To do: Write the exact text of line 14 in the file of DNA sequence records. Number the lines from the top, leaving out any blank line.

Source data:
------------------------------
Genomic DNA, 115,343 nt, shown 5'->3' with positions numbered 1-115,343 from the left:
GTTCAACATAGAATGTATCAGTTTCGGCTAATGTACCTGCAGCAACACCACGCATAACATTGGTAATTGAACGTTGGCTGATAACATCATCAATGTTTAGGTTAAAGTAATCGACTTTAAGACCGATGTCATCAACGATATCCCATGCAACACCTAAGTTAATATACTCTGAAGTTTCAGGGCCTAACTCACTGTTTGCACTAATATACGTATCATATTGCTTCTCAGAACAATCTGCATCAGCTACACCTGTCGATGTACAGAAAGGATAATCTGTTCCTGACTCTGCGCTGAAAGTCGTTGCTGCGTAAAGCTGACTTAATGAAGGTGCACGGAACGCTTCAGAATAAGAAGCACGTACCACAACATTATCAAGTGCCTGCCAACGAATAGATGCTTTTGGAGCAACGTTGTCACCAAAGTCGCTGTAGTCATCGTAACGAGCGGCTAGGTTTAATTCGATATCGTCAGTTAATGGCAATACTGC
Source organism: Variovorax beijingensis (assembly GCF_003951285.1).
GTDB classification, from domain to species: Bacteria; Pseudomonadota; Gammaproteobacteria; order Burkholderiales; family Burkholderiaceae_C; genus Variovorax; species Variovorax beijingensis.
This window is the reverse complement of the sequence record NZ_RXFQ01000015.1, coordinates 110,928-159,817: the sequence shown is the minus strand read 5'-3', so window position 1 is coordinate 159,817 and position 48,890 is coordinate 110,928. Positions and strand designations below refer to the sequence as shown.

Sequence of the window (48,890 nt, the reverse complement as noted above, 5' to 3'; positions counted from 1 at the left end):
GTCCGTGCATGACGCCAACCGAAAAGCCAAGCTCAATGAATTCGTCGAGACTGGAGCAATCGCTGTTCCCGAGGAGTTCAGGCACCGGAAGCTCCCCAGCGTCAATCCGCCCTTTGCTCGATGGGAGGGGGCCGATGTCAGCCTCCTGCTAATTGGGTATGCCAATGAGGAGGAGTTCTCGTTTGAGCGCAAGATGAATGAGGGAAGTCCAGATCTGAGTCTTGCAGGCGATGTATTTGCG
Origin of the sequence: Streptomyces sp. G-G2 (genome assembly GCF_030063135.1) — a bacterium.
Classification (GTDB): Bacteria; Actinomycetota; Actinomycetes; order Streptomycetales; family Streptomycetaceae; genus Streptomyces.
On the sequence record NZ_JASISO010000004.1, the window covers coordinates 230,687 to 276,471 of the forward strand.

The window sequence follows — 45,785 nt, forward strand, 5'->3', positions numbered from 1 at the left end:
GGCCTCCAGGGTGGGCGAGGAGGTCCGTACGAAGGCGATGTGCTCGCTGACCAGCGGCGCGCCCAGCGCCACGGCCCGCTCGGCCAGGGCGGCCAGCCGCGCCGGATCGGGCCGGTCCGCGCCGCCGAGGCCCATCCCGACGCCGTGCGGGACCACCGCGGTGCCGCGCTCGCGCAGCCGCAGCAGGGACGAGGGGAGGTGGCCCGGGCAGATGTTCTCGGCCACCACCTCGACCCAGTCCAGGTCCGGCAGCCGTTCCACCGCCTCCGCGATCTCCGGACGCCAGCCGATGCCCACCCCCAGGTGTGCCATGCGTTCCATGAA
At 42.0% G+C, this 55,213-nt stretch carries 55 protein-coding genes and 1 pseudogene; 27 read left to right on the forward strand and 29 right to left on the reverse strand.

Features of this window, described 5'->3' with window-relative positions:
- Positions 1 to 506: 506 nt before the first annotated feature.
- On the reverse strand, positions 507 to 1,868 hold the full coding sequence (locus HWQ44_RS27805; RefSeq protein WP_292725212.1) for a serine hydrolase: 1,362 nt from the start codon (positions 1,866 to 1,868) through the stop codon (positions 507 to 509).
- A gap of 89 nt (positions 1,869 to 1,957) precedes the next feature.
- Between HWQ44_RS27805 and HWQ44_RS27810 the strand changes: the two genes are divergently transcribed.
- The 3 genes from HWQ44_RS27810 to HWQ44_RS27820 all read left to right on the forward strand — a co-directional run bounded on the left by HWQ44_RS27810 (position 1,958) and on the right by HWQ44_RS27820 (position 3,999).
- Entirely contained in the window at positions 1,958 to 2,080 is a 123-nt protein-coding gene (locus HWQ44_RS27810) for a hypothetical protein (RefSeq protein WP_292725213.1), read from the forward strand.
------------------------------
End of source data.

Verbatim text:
Features of this window, described 5'->3' with window-relative positions: